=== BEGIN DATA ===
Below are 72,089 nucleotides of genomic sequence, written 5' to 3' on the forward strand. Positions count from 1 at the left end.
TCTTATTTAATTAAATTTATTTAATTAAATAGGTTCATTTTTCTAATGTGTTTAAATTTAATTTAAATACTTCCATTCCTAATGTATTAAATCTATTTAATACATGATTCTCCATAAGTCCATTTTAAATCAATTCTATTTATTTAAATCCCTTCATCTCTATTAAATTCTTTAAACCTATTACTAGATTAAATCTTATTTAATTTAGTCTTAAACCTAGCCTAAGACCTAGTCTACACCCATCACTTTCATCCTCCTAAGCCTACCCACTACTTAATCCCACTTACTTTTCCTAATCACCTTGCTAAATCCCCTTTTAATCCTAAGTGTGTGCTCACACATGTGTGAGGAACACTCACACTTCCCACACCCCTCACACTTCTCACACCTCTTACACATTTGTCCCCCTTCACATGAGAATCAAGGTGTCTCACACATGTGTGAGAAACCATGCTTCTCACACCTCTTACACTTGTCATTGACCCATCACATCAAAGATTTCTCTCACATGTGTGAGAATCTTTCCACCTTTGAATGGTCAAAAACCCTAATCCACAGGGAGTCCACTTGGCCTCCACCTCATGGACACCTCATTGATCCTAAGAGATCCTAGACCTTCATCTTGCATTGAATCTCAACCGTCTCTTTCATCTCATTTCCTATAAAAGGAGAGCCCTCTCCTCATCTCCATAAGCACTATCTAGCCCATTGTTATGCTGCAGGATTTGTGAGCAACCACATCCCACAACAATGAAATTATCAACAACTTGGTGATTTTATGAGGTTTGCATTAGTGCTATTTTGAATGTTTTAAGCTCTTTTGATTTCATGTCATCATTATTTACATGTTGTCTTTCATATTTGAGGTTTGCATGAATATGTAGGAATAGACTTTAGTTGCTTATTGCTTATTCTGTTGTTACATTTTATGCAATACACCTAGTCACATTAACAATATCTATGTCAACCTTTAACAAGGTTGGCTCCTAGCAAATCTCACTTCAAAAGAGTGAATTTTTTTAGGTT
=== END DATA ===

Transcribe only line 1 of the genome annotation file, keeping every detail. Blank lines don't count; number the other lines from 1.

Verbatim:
Below are 72,089 nucleotides of genomic sequence, written 5' to 3' on the forward strand. Positions count from 1 at the left end.